Perfect for car or plane rides, or even for keeping kids busy in restaurants while they wait for their food. The hard cover book has 50 activity pages to color and play on and two pages of stickers. The “On the Go” book is, as you might suspect, about travel and travel activities. But there are other books in the series, including “Girly Swirly,” and “My First Scribble.” One warning: These books don’t come with crayons, so you’ll have to bring along your own. $11 each on http://www.alextoys.com/

color a backpack alex toysColor a Backpack—Cutie (Alex Toys)
A fun project and a fully functional travel pack? What’s not to love! This backpack is small enough that your kids will be able to schlepp it themselves.. Plus, it’ll also give them a fun art project to work on while you’re making your way from point A to point B. Cutie comes with five permanent markers, so kids can design their pack any way they like—and it’ll stay that way. If you’re worried about the kids drawing on their clothes or the car, you can always do the art part before you leave home. Or invest in a smock and seats covers. $28 at http://www.alextoys.com

desk to go alex toysDesk to Go (Alex Toys)
This on-the-go desk for little artists keeps all their masterpieces in one place. One side of the Desk to Go is a firm desktop surface, while the other is soft for resting on a child’s lap. Pockets on the side hold crayons, markers, and more, while the top has a handle that makes for easy carting from place to place. The desk comes with elastic straps to hold paper in place while your little Michelangelo creates, and the whole thing folds up and zips shut when the masterpiece is ready to be framed. Why didn’t they have these when we were kids? $20 from http://www.alextoys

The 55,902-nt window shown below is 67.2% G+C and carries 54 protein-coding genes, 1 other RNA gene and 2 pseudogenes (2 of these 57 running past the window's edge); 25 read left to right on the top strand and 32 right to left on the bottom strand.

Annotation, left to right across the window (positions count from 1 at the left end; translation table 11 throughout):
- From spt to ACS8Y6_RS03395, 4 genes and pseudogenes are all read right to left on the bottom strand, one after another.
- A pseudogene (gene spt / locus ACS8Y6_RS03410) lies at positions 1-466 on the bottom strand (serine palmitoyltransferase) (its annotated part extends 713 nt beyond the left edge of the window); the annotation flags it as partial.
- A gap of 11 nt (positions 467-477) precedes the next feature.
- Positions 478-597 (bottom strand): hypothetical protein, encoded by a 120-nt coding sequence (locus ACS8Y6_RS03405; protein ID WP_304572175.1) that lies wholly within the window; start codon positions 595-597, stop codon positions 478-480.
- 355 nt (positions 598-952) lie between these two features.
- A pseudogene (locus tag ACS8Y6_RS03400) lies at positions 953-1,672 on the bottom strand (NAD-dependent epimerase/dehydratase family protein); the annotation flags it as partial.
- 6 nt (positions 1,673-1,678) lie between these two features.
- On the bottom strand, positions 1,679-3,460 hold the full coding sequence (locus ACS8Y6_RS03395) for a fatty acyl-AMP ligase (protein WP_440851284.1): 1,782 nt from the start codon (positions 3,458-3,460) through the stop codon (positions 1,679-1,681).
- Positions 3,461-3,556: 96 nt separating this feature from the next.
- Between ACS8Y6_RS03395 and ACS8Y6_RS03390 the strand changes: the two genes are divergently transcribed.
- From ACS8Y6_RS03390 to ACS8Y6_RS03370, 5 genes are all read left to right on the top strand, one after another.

car valet alex toysCar Valet (Alex Toys)
If you want something a little larger than the Desk to Go, or if your child likes to bring a wider variety of art supplies with them, check out the Car Valet. This baby packs so much into a small, tote-able package that no parent who travels should ever leave home without it. Ever. Your child can do just about anything he or she wants with this fold out art center. The play area is huge—about the size of a record (yes, we’re old enough to remember records)–and it’s only about as thick as your thumb. There are tons of pockets that you or the kiddos can load up with art supplies, decks of cards, paper, and anything else you can think of (except your smartphone). The Car Valet can fasten to the seat in front of the child and folds down, giving your child a nice workspace. When you get where you’re going, fold it back up, zip it shut, and you’re on your way in no time. $44 at http://www.alextoys.com

Seek and Maybe Ye Shall Find

What’s more fun than a good, old-fashioned game of Hide and Seek? This week we take a look at three fun, new twists on that timeless classic.

education outdoors snipe huntSnipe Hunt (Education Outdoors, Inc.)